Adoptive parents have hidden behind your royal armor while their children have struggled in silence for decades. But times are changing. Those children are growing and finding the buried truths within themselves and each other. They’re learning to see you for all that you are—not a demon but not the god we were promised.

Strangely enough, I have hope for you. I can see where you’re needed and ways you can still make good if you’re open to change. Much like us humans, before you can improve you must admit to your failings. Swallow your pride. Relinquish some power and help validate our lived truths and concerns. Work first for the children and birth parents. Separating families should be the utmost last resort. Then you’ll be able to distinguish the truly needy and instill a better process to match them with informed, emotionally healthy, loving parents. It will be difficult but it will be worth it.

In the meantime, I’ll continue to be told to be grateful, and in spite of it all, I am. I am grateful to be woke from your fairytale. I’m grateful to be alive and connected to beautiful people I’d never have known if it weren’t for our collective loss through our dealings with you. I’m grateful for whatever it is inside me—maybe stubbornness, maybe light—that has pushed me through the hardest times and the deepest pain to get to this place of peace. And I’m forgiving to those who have let me down because in their absence I have found strength and, at last, my own self-worth. In the end, I’ve saved myself and I will not give you credit for that.

Jessica Sun Lee grew up as the sole adoptee of a large, white American family. She’s the author of the novel, “An Ode to the Humans Who’ve Loved and Left Me”, author and illustrator of the children’s books, “For All the Lives I’ve Loved and Lived” and “For All the Friends I’ve Found”, her memoir, “It Wasn’t Love”, and her forthcoming novel, “Keurium”. She currently resides in the Bay Area of California with her husband and two cats. Find her work at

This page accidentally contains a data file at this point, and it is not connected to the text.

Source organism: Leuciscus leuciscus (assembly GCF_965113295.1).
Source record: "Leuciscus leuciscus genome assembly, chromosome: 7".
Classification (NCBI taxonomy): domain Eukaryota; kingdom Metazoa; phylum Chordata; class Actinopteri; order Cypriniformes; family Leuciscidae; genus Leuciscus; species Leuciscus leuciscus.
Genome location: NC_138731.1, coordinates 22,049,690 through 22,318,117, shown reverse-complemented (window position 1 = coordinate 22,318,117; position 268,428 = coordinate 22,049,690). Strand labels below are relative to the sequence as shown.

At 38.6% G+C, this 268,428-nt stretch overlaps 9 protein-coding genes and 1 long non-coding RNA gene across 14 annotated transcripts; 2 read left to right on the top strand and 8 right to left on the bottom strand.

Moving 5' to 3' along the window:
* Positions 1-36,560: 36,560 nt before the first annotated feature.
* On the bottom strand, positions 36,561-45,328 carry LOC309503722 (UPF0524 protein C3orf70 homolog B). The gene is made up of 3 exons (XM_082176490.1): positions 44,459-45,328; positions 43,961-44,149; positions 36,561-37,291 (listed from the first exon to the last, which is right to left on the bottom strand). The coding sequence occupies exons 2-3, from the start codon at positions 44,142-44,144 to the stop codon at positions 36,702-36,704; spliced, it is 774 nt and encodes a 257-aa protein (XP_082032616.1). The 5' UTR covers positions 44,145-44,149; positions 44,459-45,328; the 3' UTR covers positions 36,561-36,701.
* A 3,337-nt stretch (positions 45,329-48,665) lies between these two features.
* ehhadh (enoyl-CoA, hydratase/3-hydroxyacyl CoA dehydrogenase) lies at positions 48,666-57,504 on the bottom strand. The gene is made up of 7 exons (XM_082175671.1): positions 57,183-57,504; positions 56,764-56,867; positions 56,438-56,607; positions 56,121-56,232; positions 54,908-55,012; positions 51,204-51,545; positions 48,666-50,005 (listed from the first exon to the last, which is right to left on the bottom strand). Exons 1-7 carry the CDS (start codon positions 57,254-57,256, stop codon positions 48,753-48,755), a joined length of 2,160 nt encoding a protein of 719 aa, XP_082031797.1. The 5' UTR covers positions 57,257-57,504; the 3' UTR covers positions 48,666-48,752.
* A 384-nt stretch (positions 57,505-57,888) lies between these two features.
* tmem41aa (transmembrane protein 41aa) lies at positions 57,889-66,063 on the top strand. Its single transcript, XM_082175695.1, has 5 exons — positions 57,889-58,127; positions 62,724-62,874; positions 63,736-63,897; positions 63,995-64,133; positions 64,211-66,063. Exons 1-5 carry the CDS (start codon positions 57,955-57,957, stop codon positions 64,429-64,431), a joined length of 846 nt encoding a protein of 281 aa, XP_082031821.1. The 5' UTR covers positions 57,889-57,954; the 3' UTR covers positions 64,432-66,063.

1. That last line is perfect. Guts me, because it’s true. We press on in spite of adoption not because of it. Great writing, Jessica. Thanks for sharing your beautiful gift.

    Liked by 1 person

  2. speaks my heart, too. me — 55 years of age, interracial adoptee, reconnection on maternal and paternal sides; but lifelong closeness of grandmother’s loving spirit


  3. Your last paragraph brought me to tears because it’s what I feel and believe. I’m still not at peace but I’m working on it. Thanks for sharing.


  4. I love your honesty, not negativity about adoption. As an adoptive parent all the adoption bashing gets old. In your writings i see reality, i gain insight into the loss and pain of my children and i become better equipped to help them navigate the complexities of their situations. Keep, keeping it real for those of us who want to learn from those who have walked in our childrens shoes. One of the hardest things about being an adoptive parent is that I’ve never walked the path they must. Yes, adoption can be good, but it is always born from brokenness. Guiding children through emotions and experiences we cannot relate to is only possible because of people like you who take the time to share.